"You don't know what they want to do or how long it will last. If they are going to kill you, release you or sell you to another terrorist group," Angel Sastre said in an interview with online newspaper El Español.
"The simple idea that they could sell me to Daesh terrified me," he added, using an Arabic acronym for the Islamic State group.
Sastre, 35, was kidnapped along with two other Spanish freelance journalists on July 13, 2015 in the northern Syrian city of Aleppo by the Al-Nusra Front, Al-Qaeda's Syrian affiliate.
The three experienced conflict zone reporters were flown to Madrid on Sunday on a Spanish defence ministry jet sent to Turkey to bring them back.
Sastre, 35, said he was allowed to watch the news by his hostage takers after his fourth month in captivity.
"With CNN or the BBC, we learned how the war was going on around us, because Syria was in the headlines almost every day. It was like living inside a bubble inside the conflict," he said.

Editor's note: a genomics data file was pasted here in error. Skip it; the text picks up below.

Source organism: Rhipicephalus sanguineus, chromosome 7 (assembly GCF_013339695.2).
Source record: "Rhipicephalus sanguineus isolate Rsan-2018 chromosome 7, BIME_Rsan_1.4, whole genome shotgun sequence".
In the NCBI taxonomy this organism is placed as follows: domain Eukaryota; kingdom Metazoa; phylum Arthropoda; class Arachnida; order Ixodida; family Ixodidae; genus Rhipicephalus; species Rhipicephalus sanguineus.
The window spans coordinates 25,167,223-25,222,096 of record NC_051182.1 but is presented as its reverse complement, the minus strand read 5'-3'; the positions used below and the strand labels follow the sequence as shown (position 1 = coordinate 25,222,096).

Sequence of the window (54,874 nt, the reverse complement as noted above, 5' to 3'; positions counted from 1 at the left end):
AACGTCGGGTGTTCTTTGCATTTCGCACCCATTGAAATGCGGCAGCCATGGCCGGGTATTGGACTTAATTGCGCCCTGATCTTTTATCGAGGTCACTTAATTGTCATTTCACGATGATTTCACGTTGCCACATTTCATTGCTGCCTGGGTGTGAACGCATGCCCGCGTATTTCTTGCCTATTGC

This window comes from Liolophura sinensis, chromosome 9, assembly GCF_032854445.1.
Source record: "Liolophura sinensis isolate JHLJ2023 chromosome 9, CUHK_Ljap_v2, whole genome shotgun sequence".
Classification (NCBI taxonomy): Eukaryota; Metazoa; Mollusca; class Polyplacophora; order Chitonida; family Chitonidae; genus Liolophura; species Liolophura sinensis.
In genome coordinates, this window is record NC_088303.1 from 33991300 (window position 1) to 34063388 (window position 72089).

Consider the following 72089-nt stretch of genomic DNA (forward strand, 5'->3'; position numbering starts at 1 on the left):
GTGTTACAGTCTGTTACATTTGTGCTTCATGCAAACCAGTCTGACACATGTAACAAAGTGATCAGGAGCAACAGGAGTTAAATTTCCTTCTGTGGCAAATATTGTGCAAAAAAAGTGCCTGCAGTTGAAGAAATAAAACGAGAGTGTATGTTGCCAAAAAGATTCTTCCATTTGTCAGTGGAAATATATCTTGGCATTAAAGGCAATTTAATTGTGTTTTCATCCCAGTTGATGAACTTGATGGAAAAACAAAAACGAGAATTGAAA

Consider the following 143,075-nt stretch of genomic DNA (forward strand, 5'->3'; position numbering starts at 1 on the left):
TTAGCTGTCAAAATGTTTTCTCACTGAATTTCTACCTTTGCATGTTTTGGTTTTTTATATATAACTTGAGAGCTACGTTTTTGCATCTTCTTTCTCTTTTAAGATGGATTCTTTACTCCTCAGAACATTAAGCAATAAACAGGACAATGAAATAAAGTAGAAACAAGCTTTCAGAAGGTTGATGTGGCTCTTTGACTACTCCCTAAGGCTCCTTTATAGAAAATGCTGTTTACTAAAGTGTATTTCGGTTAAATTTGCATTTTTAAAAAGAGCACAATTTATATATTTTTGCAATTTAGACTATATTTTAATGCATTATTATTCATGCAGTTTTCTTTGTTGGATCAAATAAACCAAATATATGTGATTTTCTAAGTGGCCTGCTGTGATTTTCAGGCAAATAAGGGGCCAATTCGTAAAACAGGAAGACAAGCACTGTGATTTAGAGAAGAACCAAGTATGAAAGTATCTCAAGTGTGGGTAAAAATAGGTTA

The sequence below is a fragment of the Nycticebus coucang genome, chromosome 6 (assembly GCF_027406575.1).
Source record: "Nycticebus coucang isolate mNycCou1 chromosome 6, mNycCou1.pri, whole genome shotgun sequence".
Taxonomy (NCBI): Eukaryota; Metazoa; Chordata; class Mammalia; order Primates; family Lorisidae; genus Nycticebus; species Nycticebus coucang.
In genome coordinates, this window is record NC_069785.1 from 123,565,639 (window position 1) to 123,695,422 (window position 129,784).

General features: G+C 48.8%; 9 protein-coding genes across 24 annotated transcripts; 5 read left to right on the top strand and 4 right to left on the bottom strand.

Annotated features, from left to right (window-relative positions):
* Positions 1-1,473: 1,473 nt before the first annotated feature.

"I will not return to Syria, at least not for the moment. It is impossible to work there now. Kidnapping is no longer a weapon of war, it is a profitable business," he added.
"You can't trust anyone and anyone may sell you. The translator, the driver, the fruit salesman... it is not safe to work there."
The Spanish government has not disclosed any information about how it won the men's freedom.
The Islamic State group, Al-Nusra's rival, has executed many of its hostages.
In August 2014 it murdered US journalist James Foley, who was taken hostage in northern Syria in 2012.
The following month, the group killed fellow US journalist Steven Sotloff.
In 2015, militants from the group beheaded Japanese war correspondent Kenji Goto.
Media rights group Reporters Without Borders (RSF) in 2015 ranked Syria as one of the most dangerous countries in the world for journalists along with Iraq.
It says 139 journalists died in Syria, where various armed factions have been battling President Bashar al-Assad's regime and each other since 2011.